It is not yet clear what is responsible for effects like these, nor whether they are present for other codes, like mathematics (which shape refers to a bigger number, 1 or 2? Infinity or zero?). Several hy­potheses have been put forward. It has been suggested, for example, that the association is related to the shape of the mouth when produc­ing the sounds—the more rounded shape of the lips when saying bouba and the more taut shape when saying kiki. It has also been sug­gested that the association is tied to the proportion of vowels and con­sonants and the phonemic qualities of the sounds in the words. It seems that individuals base sound–symbol judgments on the acoustic cues of the sounds, but exactly how they do so is unknown.

People are consistently more likely to decide that the rounded shape is a bouba and the jagged, spiky shape is a kiki. This finding holds for college students, older adults, and very young children, and for speakers of not only English but other languages as well.

A 1933 study found that English speakers correctly matched Japa­nese word pairs to their English antonym word pair translations 69 percent of the time. So, for example, when given the Japanese words heiwa and tatakai and the English words war and peace, they were able to correctly guess that heiwa means “peace” and tatakai means “war” more often than one would expect by chance.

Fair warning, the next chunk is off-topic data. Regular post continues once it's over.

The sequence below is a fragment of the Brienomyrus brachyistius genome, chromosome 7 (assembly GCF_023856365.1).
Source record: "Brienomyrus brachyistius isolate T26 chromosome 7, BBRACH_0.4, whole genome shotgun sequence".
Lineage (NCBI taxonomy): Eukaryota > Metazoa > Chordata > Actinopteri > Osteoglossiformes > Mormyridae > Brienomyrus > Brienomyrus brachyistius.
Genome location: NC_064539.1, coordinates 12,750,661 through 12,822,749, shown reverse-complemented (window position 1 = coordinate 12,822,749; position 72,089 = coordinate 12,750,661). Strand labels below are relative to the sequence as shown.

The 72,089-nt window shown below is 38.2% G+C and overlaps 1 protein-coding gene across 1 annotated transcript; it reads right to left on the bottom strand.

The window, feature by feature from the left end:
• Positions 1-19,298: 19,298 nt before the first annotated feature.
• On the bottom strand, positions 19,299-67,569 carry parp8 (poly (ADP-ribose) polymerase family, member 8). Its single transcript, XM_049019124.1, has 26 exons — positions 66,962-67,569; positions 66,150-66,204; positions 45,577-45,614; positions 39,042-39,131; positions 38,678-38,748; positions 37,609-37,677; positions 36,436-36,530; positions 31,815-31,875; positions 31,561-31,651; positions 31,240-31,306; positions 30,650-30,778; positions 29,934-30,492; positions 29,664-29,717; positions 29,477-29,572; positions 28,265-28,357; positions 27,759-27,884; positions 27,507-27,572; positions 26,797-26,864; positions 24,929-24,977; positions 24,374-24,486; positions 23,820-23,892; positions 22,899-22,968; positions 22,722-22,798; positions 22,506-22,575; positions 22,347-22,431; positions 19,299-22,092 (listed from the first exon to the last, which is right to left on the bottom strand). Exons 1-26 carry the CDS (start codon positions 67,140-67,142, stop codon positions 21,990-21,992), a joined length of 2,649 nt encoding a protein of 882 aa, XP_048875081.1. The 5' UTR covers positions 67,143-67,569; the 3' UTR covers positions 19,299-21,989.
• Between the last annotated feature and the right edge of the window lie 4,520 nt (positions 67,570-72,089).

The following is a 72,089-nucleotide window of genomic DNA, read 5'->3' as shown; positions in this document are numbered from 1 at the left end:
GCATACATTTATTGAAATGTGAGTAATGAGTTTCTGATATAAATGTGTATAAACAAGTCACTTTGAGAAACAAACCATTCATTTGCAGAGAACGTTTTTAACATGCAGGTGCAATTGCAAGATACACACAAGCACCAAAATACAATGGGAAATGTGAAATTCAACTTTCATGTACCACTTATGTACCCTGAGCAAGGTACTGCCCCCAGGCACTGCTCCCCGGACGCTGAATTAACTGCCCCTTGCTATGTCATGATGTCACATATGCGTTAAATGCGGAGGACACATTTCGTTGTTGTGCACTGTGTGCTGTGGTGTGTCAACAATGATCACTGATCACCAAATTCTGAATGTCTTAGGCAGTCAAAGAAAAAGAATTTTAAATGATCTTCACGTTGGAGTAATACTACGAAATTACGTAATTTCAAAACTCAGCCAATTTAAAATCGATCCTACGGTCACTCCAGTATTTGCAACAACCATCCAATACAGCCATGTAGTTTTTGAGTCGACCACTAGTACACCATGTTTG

If you would like, you can make a few guesses yourself, using word pairs from the original study. Which of these two words—tooi and chikai—would you guess means “far” and which one means “near”? (If you guessed that tooi means “far” and chikai means “near,” then you guessed correctly.) Which of these two words—mikata and teki—would you guess means “enemy” and which one means “friend”? (If you guessed that mikata means “friend” and teki means “enemy,” then you guessed correctly.) If you didn’t get many—or any—right, that is frankly what I would have expected before trying out the 25 pairs on the list myself. I would have expected the guesses to be correct at about the 50 percent (chance) level.

Which is why I decided to replicate this study in my lab in 2022. Monolingual English speakers were asked to match the meanings of 45 antonym pairs in nine different languages—French, Japa­nese, Mandarin, Polish, Romanian, Russian, Spanish, Thai, and Ukrainian—to their English translations. To our surprise, the likeli­hood of correctly matching antonym pairs in these languages to English translations (65 percent) was greater than predicted by chance (50 percent), even though the monolingual English participants were essentially guessing.

The accuracy was lowest for Mandarin (55 per­cent), Japanese (55 percent), and Russian (56 percent), followed by Thai (57 percent), Polish (58 percent), and Ukrainian (58 percent), and highest for Romanian (74 percent), French (79 percent), and Spanish (81 percent).